One wonders: when did sustainability become such a mission for her?
“I grew up in nature. My grandparents had a farm in Tulsa, Oklahoma, with animals and land and a natural creek. So, we were told to go out and play all the time. My mom was single, so she did not have the luxury of a babysitter. So, it was ‘go outside and play’. So, that’s the first love, and where I felt safe,” she recalls.
While still modelling, Valletta began studying the politics of the environment at NYU and was influenced by Al Gore’s course on ecology.
“My generation are children of the boomers, and they were hippies, so when I talk to my contemporaries, we think similarly. We are all kind of earthy!” she smiles.
“After taking time to raise my son (Auden) and act, I came back and wanted to bring my values to whatever I was doing in fashion,” explains Valletta, who has lived in LA these past 20 years. Where her second career was more than respectable, racking up roles in over 15 films.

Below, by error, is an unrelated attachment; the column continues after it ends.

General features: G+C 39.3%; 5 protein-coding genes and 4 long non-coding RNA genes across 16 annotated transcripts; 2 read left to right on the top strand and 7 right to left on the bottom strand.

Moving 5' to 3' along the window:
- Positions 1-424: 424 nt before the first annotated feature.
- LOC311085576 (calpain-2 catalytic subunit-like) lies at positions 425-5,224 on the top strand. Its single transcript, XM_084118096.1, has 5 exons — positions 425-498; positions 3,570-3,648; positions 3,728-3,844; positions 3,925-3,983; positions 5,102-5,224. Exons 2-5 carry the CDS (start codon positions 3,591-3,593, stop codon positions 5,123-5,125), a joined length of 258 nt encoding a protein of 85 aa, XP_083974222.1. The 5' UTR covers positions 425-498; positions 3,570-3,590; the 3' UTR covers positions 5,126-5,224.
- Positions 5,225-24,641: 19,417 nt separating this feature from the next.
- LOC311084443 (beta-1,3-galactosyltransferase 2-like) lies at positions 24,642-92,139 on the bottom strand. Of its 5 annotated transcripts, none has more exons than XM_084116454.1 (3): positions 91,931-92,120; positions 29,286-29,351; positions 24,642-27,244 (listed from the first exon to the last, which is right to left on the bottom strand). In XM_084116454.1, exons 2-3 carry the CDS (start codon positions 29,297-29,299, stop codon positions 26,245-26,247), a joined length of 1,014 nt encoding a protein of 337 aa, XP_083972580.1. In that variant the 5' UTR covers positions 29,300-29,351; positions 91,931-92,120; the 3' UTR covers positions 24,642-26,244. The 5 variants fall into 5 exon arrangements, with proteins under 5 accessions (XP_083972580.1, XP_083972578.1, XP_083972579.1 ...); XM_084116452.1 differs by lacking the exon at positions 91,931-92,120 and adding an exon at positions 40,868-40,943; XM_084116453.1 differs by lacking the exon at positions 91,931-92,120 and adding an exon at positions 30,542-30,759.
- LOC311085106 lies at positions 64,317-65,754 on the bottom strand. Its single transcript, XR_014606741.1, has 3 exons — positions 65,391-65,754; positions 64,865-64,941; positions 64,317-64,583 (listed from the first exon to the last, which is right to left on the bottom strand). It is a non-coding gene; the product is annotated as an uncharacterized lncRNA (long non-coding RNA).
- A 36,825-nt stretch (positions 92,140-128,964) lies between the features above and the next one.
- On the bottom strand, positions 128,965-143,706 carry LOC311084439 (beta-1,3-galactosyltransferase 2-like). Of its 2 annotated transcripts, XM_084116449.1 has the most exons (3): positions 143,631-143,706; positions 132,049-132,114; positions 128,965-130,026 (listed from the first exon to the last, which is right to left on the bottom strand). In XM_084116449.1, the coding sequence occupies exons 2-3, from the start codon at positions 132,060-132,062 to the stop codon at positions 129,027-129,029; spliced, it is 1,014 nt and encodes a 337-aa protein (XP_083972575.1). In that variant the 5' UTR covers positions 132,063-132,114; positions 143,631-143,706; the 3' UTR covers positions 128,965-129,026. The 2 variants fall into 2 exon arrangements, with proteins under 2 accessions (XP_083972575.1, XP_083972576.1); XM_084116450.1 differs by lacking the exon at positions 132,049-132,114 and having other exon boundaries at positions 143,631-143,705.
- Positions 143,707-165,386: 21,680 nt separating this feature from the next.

She first met Karl when she was 18, before stepping away to act, and then reconnecting at a Chanel anniversary show. Subsequently, when Valletta developed her own online store, entitled Master & Muse, to sell responsibly made fashion and accessories, Lagerfeld was the first designer she approached.
“That was about eight years ago. But my partner at the time Yoox and also Karl Lagerfeld were not ready to produce sustainably, even if they were all in theory in favor. People didn’t quite know how to produce sustainably back then,” she recalls.
However, everything changed when Lagerfeld’s house signed the Fashion Pact, adding fresh impetus, which was when CEO Righi re-contacted Valletta and they decided to act. Her first collection was a small series of K/Kushion handbags, based on a childhood cushion Karl brought with him while traveling. Amber reinvented it in vegan cacti leather. Sourced by a firm in Mexico, it’s a plant-based material that requires no irrigation, and thus helps the local flora and fauna regenerate.